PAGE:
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Middle East respiratory syndrome coronavirus: epidemiology and disease control measures

Authors Al-Tawfiq J, Memish Z

Received 21 July 2014

Accepted for publication 26 August 2014

Published 3 November 2014 Volume 2014:7 Pages 281—287

DOI https://doi.org/10.2147/IDR.S51283

Checked for plagiarism Yes

Review by Single-blind

Peer reviewer comments 3

Editor who approved publication: Professor Suresh Antony

Jaffar A Al-Tawfiq,1,2 Ziad A Memish3,4

1Johns Hopkins Aramco Healthcare, Dhahran, Saudi Arabia; 2Indiana University School of Medicine, Indianapolis, IN, USA; 3Ministry of Health, 4Alfaisal University, Riyadh, Saudi Arabia

Abstract: The emergence of Middle East respiratory syndrome coronavirus (MERS-CoV) infection in 2012 resulted in an increased concern of the spread of the infection globally. MERS-CoV infection had previously caused multiple health-care-associated outbreaks and resulted in transmission of the virus within families. Community onset MERS-CoV cases continue to occur. Dromedary camels are currently the most likely animal to be linked to human MERS-CoV cases. Serologic tests showed significant infection in adult camels compared to juvenile camels. The control of MERS-CoV infection relies on prompt identification of cases within health care facilities, with institutions applying appropriate infection control measures. In addition, determining the exact route of transmission from camels to humans would further add to the control measures of MERS-CoV infection.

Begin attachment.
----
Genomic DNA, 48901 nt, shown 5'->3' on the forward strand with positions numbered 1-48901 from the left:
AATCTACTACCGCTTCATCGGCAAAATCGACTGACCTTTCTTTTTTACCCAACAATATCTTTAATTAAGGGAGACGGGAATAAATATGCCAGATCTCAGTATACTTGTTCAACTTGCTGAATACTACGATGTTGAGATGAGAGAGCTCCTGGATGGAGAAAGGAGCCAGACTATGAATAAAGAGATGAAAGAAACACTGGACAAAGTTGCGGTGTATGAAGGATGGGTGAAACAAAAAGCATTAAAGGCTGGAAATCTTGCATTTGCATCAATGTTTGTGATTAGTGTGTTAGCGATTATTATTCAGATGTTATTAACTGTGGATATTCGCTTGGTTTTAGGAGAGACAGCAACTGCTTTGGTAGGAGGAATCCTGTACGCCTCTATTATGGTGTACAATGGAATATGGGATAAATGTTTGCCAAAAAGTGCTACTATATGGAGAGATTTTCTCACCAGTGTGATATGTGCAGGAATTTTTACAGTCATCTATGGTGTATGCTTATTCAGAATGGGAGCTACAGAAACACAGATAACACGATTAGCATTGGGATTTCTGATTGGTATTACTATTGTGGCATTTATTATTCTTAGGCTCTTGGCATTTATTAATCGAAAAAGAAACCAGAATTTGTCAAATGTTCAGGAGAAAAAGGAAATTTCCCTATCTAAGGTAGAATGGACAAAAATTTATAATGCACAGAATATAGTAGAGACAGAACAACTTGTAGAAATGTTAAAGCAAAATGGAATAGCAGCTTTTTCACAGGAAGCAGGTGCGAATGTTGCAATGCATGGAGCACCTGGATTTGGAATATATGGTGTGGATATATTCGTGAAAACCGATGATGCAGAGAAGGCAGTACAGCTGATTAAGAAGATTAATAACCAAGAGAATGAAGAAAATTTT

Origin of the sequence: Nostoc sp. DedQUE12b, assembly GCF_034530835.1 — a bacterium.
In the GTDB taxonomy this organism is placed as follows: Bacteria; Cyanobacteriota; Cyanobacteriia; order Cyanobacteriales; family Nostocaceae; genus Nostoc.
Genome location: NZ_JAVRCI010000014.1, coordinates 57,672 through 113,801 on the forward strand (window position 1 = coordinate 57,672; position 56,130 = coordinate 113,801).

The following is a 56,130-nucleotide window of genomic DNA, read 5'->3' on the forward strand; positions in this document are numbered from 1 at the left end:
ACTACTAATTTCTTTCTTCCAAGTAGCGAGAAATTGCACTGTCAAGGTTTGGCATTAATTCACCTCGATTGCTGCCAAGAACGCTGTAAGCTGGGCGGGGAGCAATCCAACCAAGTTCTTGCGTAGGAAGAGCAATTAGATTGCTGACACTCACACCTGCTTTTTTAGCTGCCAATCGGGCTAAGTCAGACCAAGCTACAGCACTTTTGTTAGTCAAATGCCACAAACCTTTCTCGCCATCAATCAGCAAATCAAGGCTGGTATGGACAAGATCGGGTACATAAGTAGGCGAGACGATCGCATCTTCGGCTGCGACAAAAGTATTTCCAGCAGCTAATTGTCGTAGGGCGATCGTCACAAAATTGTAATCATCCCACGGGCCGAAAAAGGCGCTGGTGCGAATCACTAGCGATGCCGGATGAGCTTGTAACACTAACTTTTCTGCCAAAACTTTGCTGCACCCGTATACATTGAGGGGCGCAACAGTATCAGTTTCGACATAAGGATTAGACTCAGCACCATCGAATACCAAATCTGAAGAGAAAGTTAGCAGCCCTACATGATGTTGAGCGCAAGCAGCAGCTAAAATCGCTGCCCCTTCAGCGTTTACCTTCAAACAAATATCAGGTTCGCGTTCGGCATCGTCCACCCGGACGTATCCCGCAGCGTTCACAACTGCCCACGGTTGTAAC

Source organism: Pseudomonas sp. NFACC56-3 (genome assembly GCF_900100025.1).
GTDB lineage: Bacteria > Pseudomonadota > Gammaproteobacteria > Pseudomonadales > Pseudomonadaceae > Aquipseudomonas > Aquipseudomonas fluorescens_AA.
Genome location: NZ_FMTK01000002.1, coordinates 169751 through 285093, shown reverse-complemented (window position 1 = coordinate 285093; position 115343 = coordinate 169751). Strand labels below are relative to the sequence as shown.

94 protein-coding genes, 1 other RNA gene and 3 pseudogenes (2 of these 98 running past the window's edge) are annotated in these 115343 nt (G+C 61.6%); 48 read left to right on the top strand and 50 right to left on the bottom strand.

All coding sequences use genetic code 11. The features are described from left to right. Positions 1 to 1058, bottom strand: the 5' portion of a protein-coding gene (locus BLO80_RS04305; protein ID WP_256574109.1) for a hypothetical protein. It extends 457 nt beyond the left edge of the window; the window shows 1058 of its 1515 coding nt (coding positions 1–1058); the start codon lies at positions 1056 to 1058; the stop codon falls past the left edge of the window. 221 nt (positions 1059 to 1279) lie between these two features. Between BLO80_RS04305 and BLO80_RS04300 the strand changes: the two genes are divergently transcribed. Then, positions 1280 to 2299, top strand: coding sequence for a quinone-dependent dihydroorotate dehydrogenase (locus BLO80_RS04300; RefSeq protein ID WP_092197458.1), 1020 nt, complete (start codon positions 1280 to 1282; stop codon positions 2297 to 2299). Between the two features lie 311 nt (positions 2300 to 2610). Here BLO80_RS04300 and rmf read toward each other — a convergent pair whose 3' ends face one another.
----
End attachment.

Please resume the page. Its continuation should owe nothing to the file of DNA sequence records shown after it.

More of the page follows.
Keywords: MERS, Middle East respiratory syndrome coronavirus, epidemiology, control measures, transmission, Saudi Arabia

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